A raised floor system is an assembly of beams, girders, joists, and sheathing panels comprised of various engineered wood framing products, all properly sized and connected together. A raised floor system is designed to elevate the living space off the ground, isolating it from moisture and pests. American homes have been built on raised wood floor systems since Colonial times, and the aesthetic and practical reasons for building a raised home still apply today.


Many terms are frequently used to describe raised floor systems in different regions of the country. Examples include raised wood floor, raised wood platform floor, raised floor foundation, and crawlspace construction. A raised floor can also be supported by a variety of foundation types. Examples of the most common foundation types include spot pier-and-beam foundations, continuous foundation walls (stem walls), and grade beam foundations.

Regardless of the exact term or foundation type used, a raised floor system provides numerous advantages. This Web site takes an in-depth look at these advantages and explains the tangible and intangible benefits of raised floor living. It also addresses basic construction elements, providing valuable guidance to builders constructing a raised floor. Together, homeowners, builders, insurance underwriters, architects, and others can use this information to examine the benefits of a raised floor system during the planning of a residential or commercial structure, and to make informed decisions. Once a raised floor system is selected, the Construction Process section of this site provides the details required to properly design, specify, and build the system.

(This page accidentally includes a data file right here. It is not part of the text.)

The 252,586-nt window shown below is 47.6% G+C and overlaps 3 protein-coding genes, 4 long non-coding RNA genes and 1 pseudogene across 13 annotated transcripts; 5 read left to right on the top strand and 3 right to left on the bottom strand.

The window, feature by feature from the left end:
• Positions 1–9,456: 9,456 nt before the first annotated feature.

The raised floor system can help a builder deliver customer satisfaction for discerning clients who demand homes with comfort and distinction. With the know-how to properly construct a raised floor, smart builders can establish a reputation for quality and craftsmanship that distinguishes them from the competition.